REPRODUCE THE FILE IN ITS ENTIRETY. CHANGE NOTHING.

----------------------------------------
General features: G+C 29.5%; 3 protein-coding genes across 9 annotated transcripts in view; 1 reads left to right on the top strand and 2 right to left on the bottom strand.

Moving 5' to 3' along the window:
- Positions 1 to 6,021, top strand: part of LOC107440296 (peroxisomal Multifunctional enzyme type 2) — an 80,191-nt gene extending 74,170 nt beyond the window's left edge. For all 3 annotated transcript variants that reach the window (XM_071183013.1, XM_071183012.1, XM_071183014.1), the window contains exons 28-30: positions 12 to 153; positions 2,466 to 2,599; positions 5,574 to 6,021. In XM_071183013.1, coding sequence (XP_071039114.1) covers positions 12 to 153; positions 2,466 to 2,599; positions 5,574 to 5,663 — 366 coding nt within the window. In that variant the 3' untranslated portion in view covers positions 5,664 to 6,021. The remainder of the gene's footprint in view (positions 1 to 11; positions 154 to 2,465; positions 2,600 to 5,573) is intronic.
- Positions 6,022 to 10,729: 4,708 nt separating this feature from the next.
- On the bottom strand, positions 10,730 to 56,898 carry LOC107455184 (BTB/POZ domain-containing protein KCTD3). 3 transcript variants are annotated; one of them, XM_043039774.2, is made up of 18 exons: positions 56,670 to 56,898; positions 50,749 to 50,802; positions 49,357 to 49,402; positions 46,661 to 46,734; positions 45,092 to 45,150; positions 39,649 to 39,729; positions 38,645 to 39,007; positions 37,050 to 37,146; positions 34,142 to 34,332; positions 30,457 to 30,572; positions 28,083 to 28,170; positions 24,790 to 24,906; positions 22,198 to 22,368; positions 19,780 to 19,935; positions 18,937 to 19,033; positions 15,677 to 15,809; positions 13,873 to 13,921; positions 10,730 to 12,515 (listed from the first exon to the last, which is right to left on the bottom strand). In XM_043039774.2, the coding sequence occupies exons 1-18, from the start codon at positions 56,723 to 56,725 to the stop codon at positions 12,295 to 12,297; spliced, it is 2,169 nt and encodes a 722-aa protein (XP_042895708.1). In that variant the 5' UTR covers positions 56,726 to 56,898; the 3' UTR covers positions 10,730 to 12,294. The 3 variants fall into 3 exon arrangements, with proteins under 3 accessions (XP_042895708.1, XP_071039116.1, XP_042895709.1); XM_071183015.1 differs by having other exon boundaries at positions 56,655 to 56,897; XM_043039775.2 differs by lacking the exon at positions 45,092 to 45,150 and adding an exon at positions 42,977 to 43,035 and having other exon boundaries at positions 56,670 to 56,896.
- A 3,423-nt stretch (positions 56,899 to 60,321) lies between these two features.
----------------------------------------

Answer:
General features: G+C 29.5%; 3 protein-coding genes across 9 annotated transcripts in view; 1 reads left to right on the top strand and 2 right to left on the bottom strand.

Moving 5' to 3' along the window:
- Positions 1 to 6,021, top strand: part of LOC107440296 (peroxisomal Multifunctional enzyme type 2) — an 80,191-nt gene extending 74,170 nt beyond the window's left edge. For all 3 annotated transcript variants that reach the window (XM_071183013.1, XM_071183012.1, XM_071183014.1), the window contains exons 28-30: positions 12 to 153; positions 2,466 to 2,599; positions 5,574 to 6,021. In XM_071183013.1, coding sequence (XP_071039114.1) covers positions 12 to 153; positions 2,466 to 2,599; positions 5,574 to 5,663 — 366 coding nt within the window. In that variant the 3' untranslated portion in view covers positions 5,664 to 6,021. The remainder of the gene's footprint in view (positions 1 to 11; positions 154 to 2,465; positions 2,600 to 5,573) is intronic.
- Positions 6,022 to 10,729: 4,708 nt separating this feature from the next.
- On the bottom strand, positions 10,730 to 56,898 carry LOC107455184 (BTB/POZ domain-containing protein KCTD3). 3 transcript variants are annotated; one of them, XM_043039774.2, is made up of 18 exons: positions 56,670 to 56,898; positions 50,749 to 50,802; positions 49,357 to 49,402; positions 46,661 to 46,734; positions 45,092 to 45,150; positions 39,649 to 39,729; positions 38,645 to 39,007; positions 37,050 to 37,146; positions 34,142 to 34,332; positions 30,457 to 30,572; positions 28,083 to 28,170; positions 24,790 to 24,906; positions 22,198 to 22,368; positions 19,780 to 19,935; positions 18,937 to 19,033; positions 15,677 to 15,809; positions 13,873 to 13,921; positions 10,730 to 12,515 (listed from the first exon to the last, which is right to left on the bottom strand). In XM_043039774.2, the coding sequence occupies exons 1-18, from the start codon at positions 56,723 to 56,725 to the stop codon at positions 12,295 to 12,297; spliced, it is 2,169 nt and encodes a 722-aa protein (XP_042895708.1). In that variant the 5' UTR covers positions 56,726 to 56,898; the 3' UTR covers positions 10,730 to 12,294. The 3 variants fall into 3 exon arrangements, with proteins under 3 accessions (XP_042895708.1, XP_071039116.1, XP_042895709.1); XM_071183015.1 differs by having other exon boundaries at positions 56,655 to 56,897; XM_043039775.2 differs by lacking the exon at positions 45,092 to 45,150 and adding an exon at positions 42,977 to 43,035 and having other exon boundaries at positions 56,670 to 56,896.
- A 3,423-nt stretch (positions 56,899 to 60,321) lies between these two features.